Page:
Today Stone is a thriving market town which plays host to a regular weekly market, a farmers market (first Saturday in the Month) and is also well known for its annual Food and Drink Festival. Stone has also become a town well known for the diversity of its restaurants, watering holes and specialist retailers from high end fashion to traditional sweetshops. The D&G 250 Bus route serves the village to Stone Town.
 
 
Downs Banks National Trust Reserve
JoulesThe Downs Banks was formally owned by the Joules Brewing family of Stone and was used for the growing of hops for the local brewing industry. It was handed  to the National Trust in 1950 by the family to be used for public access. There is a beautiful babbling brook and is criss-crossed by many public paths with access to the Millenium Viewpoint, a monument on the highest point of the reserve with far reaching views of the surrounding countryside. There is a small public car park and further country paths can be accessed from here, along with the canal towpath to Stone and Barlaston and beyond. The car park is situated in Washdale Lane between Oulton Heath and Meaford Lock on the Trent and Mersey Canal.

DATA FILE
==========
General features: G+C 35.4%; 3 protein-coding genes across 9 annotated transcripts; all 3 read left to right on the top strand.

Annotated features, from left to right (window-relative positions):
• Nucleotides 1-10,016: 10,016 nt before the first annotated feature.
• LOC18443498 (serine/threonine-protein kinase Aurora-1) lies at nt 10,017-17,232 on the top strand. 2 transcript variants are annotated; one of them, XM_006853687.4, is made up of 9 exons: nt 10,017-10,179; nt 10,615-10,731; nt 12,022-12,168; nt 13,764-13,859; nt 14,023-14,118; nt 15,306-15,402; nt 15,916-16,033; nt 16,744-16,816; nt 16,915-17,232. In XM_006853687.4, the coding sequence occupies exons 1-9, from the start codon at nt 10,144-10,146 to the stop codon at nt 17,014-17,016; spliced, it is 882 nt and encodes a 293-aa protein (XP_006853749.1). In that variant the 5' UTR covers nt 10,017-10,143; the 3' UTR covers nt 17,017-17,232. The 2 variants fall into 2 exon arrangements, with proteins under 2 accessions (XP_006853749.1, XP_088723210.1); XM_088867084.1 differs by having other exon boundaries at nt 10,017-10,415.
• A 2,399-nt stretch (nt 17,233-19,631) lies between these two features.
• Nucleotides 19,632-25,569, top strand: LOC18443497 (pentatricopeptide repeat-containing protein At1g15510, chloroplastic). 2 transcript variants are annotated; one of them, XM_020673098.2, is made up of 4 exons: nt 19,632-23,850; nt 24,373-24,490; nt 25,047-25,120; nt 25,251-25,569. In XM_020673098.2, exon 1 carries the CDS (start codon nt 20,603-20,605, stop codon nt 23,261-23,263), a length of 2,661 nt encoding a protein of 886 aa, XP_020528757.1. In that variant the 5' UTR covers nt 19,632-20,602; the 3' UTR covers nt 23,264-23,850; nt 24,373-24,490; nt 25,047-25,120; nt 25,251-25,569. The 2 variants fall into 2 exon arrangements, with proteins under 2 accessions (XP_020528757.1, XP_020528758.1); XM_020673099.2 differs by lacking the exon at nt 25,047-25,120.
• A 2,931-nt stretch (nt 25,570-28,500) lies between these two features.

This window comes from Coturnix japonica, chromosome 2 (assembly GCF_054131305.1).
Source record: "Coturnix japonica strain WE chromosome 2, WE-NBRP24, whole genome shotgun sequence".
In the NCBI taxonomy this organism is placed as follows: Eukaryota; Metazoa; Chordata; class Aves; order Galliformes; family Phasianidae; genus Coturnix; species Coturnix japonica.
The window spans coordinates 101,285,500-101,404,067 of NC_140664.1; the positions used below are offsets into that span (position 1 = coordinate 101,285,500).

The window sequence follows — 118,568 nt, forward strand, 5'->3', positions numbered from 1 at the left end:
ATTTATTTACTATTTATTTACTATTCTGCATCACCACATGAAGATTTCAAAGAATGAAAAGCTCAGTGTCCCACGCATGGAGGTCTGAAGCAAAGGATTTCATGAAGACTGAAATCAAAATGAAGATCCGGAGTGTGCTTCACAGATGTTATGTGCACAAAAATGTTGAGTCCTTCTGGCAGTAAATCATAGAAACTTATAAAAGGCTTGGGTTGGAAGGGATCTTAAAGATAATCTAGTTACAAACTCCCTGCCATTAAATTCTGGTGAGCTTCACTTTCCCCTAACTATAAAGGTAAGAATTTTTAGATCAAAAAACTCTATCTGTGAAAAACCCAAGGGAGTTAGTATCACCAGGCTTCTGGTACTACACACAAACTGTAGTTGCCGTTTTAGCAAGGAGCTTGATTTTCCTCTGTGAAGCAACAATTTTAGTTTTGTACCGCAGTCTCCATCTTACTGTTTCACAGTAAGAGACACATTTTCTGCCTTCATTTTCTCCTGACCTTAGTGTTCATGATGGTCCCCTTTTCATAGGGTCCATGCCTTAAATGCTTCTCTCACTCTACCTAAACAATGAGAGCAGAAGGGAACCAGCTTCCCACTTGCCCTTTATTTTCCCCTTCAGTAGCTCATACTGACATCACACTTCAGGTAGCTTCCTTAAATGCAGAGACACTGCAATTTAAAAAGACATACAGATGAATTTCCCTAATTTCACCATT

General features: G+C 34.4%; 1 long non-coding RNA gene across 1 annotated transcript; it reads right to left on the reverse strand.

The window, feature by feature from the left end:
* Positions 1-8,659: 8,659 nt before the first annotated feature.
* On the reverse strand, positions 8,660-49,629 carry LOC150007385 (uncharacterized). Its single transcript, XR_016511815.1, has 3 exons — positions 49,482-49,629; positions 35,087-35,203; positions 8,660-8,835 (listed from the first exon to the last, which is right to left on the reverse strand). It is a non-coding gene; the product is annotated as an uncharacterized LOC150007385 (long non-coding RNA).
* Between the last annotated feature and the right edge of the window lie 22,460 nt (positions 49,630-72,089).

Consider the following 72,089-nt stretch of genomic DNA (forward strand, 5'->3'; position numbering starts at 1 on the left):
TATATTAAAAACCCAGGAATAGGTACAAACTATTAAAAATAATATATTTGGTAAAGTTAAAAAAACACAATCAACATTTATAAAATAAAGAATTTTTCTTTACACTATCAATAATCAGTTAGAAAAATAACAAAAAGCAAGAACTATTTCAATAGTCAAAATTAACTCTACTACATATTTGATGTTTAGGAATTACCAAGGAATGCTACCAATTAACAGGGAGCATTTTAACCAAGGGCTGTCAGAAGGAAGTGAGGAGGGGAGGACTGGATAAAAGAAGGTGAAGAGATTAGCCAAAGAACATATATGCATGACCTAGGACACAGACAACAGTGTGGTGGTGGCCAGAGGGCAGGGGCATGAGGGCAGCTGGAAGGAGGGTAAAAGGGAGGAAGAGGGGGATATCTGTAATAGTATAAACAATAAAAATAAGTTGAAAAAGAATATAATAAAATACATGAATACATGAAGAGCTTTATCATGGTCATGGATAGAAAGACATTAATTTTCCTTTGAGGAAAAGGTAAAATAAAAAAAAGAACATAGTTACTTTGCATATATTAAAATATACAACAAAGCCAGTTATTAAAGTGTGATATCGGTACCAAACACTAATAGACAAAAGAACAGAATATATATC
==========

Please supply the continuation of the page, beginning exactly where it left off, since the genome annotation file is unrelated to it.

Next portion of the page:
The photgraph shows the memorial to the Joules family's gift of the Downs Banks to the public.
 
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Kibblestone International Scout Camp
Set in around 200 acres in the Moddershall Valley this world reknowned scout camp provides residential accommodation and adventurous activities. www.kibblestone.org
 
Wedgwood Museum Barlaston
For over 250 years the six towns which make up the city of Stoke on Trent have bee n synonymous with the Pottery industry. Josiah Wedgwood set up his first manufactory in his home town of Burslem and then, as his fame and reputation, grew moved to purpose built premises in Etruria on a site which would be served by the Trent and Mersey Canal. This potbank remained the pricipal works until the 1930s when the factory moved to the leafy environs of the village of Barlaston six mile south of the Potteries. As well as the factory this site houses the world reknowned Wedgwood Visitor Centre where all aspects of the pottery industry can be seen in a working working museum.
  
 Gladstone Pottery Museum, Longton, Stoke-on-Trent